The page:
IT’S BREAKING NEWS, FOLKS.
The above article is a great idea for use in the classroom!
Okay, maybe not so breaking. Science as a subject has been “embracing failure” since…well, since forever. Pick any famous scientist, and through any experiments or learning journeys they embarked on, they had plenty of failures. This blog post explains it perfectly:
Science as a whole has been embracing failures for centuries, and science classrooms should absolutely be doing the same. Creating an environment that allows students to fail creates a thriving, motivational classroom. An environment that embraces failure is key to having intrinsically motivated students.
It’s been proven time and time again that intrinsic motivation makes students more willing to truly learn information, and improves long-term true understanding of material. Using treats and pizza parties works for some situations, but a dream classroom is a classroom full of students who want to learn, not students who have to be bribed to learn.
— Sarah Wayland (@ParentGuiding) September 27, 2017
How do we do this? I have some thoughts:
–Make homework (and classwork) meaningful.
I don’t know about you guys, but anytime I HAVE to do something, it automatically makes me not really want to do it. Students are the same with homework and busywork. However, if we give students work that actually means something–work that they are interested in–then the homework will peak their interest rather than diminish it. Then when grading this work, focus more on how they were thinking about the questions rather than whether or not they got the right answers.
-Apply teaching in the margins as much as possible.
Don’t be afraid of getting away from the curriculum! Students aren’t going to fail the standardized tests on your subject just because you’re a few days behind schedule. Encouraging students to wonder and ask deep questions will help foster a more goal-oriented classroom.
Have students write their goals on a strip of paper, then make a paper chain to represent class goals made up of student goals!
-Instead of giving a grade, give feedback.
Try a weekly grading report; give students anonymous access to their grades, and have students graph their progress on a chart, then write a bullet point or two to describe 1) what they felt confident in that week and 2) what they felt they needed more help on. When it comes to grading assignments, allow students to see it more as “I need improvement” than “I got a bad grade”; again, encourage the failure part of it! It’s okay if you need to improve, there is NOTHING wrong with that!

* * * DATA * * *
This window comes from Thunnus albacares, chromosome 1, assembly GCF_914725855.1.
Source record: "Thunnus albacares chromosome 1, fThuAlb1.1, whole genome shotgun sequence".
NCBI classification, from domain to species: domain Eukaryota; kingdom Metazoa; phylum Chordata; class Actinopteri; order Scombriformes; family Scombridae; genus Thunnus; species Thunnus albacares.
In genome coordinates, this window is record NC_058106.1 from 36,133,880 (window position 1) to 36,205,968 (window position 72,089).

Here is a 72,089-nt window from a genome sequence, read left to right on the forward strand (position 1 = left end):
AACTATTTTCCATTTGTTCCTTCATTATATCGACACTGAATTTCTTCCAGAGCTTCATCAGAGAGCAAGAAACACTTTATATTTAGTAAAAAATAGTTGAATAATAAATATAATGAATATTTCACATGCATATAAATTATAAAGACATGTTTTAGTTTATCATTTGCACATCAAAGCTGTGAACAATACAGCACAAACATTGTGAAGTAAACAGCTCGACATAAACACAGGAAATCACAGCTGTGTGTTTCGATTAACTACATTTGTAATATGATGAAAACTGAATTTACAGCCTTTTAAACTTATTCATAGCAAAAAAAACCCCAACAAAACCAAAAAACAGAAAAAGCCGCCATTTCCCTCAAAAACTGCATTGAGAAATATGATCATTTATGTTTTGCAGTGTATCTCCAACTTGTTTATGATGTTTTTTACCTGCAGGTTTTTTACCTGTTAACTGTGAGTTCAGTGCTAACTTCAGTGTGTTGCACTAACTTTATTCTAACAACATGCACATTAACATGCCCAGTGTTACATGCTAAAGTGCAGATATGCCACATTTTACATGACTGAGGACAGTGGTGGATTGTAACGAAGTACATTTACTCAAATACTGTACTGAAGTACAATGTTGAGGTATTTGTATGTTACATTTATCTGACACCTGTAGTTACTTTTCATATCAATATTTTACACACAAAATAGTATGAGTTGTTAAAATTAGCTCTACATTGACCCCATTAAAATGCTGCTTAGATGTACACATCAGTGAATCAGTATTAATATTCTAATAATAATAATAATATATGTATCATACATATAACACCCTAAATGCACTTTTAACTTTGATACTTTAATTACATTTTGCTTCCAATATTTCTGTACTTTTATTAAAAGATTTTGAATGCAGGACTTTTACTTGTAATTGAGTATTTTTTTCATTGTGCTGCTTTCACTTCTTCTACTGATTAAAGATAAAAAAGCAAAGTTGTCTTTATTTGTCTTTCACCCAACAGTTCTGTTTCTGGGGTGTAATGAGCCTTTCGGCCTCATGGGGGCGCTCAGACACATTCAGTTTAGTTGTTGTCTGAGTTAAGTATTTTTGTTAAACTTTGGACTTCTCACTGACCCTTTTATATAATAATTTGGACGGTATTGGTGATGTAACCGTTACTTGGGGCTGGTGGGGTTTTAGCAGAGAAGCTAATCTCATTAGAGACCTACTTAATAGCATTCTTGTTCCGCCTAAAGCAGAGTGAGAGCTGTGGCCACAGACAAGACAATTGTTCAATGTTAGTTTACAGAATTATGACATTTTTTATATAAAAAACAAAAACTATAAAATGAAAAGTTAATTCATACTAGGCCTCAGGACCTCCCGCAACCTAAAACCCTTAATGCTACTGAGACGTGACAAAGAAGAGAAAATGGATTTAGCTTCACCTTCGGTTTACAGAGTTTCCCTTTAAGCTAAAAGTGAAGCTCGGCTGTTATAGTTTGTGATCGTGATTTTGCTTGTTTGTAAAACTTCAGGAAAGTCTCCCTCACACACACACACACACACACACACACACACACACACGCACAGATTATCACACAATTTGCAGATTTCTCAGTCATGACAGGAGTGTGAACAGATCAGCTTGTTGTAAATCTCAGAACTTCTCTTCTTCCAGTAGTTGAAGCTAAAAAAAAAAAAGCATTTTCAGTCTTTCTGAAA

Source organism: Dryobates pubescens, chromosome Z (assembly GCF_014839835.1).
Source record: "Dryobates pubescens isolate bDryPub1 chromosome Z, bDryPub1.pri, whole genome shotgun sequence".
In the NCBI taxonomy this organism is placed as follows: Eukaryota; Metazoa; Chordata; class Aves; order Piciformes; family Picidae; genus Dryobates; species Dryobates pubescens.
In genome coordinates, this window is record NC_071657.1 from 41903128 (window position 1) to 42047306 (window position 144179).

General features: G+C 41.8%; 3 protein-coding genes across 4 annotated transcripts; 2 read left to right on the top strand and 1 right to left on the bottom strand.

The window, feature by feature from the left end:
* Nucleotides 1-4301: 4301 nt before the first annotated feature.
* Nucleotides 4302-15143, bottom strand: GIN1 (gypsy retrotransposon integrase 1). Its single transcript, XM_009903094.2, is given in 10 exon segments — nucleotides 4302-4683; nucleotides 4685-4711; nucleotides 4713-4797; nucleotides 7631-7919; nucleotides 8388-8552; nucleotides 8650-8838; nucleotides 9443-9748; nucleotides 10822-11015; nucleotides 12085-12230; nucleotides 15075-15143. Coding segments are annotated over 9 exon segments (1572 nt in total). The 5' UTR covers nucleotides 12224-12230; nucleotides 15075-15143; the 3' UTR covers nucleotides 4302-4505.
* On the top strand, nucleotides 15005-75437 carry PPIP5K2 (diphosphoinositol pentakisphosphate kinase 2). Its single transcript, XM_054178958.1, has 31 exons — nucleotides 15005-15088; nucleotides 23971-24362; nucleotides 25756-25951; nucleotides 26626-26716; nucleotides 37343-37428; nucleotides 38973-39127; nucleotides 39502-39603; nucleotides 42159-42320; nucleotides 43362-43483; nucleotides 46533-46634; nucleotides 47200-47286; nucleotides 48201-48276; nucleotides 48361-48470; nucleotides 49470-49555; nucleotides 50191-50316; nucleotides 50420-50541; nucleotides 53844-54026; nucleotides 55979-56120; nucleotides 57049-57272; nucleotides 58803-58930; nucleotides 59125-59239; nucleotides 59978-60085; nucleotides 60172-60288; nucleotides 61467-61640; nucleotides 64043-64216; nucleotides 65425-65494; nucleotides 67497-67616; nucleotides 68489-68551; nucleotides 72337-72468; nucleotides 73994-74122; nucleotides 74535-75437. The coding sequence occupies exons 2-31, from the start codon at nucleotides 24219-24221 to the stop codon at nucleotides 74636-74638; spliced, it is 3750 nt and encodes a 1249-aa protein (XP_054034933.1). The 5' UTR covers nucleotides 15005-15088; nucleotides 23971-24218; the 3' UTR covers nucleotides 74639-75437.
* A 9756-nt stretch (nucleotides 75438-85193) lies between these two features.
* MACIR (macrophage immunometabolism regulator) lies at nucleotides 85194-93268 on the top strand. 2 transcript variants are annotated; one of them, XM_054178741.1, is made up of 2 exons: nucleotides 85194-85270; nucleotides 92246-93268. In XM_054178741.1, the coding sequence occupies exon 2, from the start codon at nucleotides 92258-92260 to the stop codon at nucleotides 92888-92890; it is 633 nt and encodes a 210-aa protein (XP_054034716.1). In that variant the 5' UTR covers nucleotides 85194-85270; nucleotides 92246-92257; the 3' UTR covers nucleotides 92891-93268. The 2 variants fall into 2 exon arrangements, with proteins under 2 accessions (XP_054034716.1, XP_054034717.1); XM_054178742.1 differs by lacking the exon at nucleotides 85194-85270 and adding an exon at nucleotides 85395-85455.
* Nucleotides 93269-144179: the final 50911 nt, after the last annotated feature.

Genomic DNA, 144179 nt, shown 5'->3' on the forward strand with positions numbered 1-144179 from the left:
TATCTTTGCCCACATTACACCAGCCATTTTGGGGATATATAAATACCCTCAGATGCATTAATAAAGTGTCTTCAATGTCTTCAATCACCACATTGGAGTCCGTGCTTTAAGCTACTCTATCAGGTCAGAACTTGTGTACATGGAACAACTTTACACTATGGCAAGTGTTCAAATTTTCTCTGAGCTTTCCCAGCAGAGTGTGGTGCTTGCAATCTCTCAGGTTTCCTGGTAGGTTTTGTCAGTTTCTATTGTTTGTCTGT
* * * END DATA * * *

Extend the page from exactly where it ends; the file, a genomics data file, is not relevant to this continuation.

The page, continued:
The “Charlotte’s Web” example is a great technique for classrooms; give students freedom in how they do assignments and allow them to express their knowledge!
-Praise EFFORT, STRATEGY, and GROWTH, not just results.
Encourage students to be bold in giving answers. Praise their creativity and curiosity instead of shooting down “wrong” answers right away, as tempting as that might be. Be careful when students give a wrong answer to not correct them right away; instead, encourage them to think about what might be a better answer. This will make students more excited to learn instead of just focusing on getting right and wrong answers.
-Get to know each student personally.
This will allow you to connect content with whatever the students are interested in. In order to peak students’ interest in your curriculum, you have to know what interests them in the first place! Also, assign teamwork based on student interests for a specific topic; allow students to have freedom in what topics they delve into!
These are just some techniques that will create an environment encouraging intrinsic motivation. Find what’s inside your students and bring it out of them–they are all unique individuals who can learn in completely different, incredible ways! Do what you can to find what motivates them, and do everything you can not to destroy that motivation–even if it means something as crazy as embracing failure.
Let me know your thoughts in the comments below!